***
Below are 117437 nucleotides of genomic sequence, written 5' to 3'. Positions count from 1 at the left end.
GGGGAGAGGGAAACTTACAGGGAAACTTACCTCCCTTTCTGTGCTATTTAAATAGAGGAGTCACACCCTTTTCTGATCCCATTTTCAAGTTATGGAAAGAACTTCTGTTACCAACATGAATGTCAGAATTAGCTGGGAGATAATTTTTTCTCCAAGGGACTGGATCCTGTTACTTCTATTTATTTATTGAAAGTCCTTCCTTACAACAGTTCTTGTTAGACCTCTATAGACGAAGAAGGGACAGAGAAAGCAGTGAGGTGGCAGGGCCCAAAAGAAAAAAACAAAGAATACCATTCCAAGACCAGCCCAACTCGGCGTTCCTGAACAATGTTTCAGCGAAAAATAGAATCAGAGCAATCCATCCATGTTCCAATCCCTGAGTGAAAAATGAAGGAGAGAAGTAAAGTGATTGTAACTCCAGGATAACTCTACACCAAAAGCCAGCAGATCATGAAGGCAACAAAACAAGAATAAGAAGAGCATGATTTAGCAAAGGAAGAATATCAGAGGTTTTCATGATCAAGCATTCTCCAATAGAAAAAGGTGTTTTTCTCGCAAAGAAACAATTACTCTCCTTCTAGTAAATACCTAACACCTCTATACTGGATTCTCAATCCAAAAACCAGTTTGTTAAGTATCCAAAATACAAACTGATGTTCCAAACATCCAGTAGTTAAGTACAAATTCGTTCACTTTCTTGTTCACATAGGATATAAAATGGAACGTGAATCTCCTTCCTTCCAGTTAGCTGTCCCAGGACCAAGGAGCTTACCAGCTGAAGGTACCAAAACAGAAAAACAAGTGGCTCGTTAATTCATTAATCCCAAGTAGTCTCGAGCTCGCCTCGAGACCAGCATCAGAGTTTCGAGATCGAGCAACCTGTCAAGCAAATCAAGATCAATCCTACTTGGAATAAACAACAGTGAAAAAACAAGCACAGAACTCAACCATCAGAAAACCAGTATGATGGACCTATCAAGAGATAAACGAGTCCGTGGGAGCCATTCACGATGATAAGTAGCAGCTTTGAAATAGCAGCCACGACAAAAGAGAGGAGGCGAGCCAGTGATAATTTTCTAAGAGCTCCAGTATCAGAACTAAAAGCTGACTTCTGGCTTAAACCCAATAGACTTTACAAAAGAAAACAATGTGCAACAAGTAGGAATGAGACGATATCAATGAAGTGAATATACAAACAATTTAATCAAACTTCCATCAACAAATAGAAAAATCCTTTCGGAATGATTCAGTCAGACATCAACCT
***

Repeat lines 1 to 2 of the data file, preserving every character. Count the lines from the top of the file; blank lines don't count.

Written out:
Below are 117437 nucleotides of genomic sequence, written 5' to 3'. Positions count from 1 at the left end.
GGGGAGAGGGAAACTTACAGGGAAACTTACCTCCCTTTCTGTGCTATTTAAATAGAGGAGTCACACCCTTTTCTGATCCCATTTTCAAGTTATGGAAAGAACTTCTGTTACCAACATGAATGTCAGAATTAGCTGGGAGATAATTTTTTCTCCAAGGGACTGGATCCTGTTACTTCTATTTATTTATTGAAAGTCCTTCCTTACAACAGTTCTTGTTAGACCTCTATAGACGAAGAAGGGACAGAGAAAGCAGTGAGGTGGCAGGGCCCAAAAGAAAAAAACAAAGAATACCATTCCAAGACCAGCCCAACTCGGCGTTCCTGAACAATGTTTCAGCGAAAAATAGAATCAGAGCAATCCATCCATGTTCCAATCCCTGAGTGAAAAATGAAGGAGAGAAGTAAAGTGATTGTAACTCCAGGATAACTCTACACCAAAAGCCAGCAGATCATGAAGGCAACAAAACAAGAATAAGAAGAGCATGATTTAGCAAAGGAAGAATATCAGAGGTTTTCATGATCAAGCATTCTCCAATAGAAAAAGGTGTTTTTCTCGCAAAGAAACAATTACTCTCCTTCTAGTAAATACCTAACACCTCTATACTGGATTCTCAATCCAAAAACCAGTTTGTTAAGTATCCAAAATACAAACTGATGTTCCAAACATCCAGTAGTTAAGTACAAATTCGTTCACTTTCTTGTTCACATAGGATATAAAATGGAACGTGAATCTCCTTCCTTCCAGTTAGCTGTCCCAGGACCAAGGAGCTTACCAGCTGAAGGTACCAAAACAGAAAAACAAGTGGCTCGTTAATTCATTAATCCCAAGTAGTCTCGAGCTCGCCTCGAGACCAGCATCAGAGTTTCGAGATCGAGCAACCTGTCAAGCAAATCAAGATCAATCCTACTTGGAATAAACAACAGTGAAAAAACAAGCACAGAACTCAACCATCAGAAAACCAGTATGATGGACCTATCAAGAGATAAACGAGTCCGTGGGAGCCATTCACGATGATAAGTAGCAGCTTTGAAATAGCAGCCACGACAAAAGAGAGGAGGCGAGCCAGTGATAATTTTCTAAGAGCTCCAGTATCAGAACTAAAAGCTGACTTCTGGCTTAAACCCAATAGACTTTACAAAAGAAAACAATGTGCAACAAGTAGGAATGAGACGATATCAATGAAGTGAATATACAAACAATTTAATCAAACTTCCATCAACAAATAGAAAAATCCTTTCGGAATGATTCAGTCAGACATCAACCT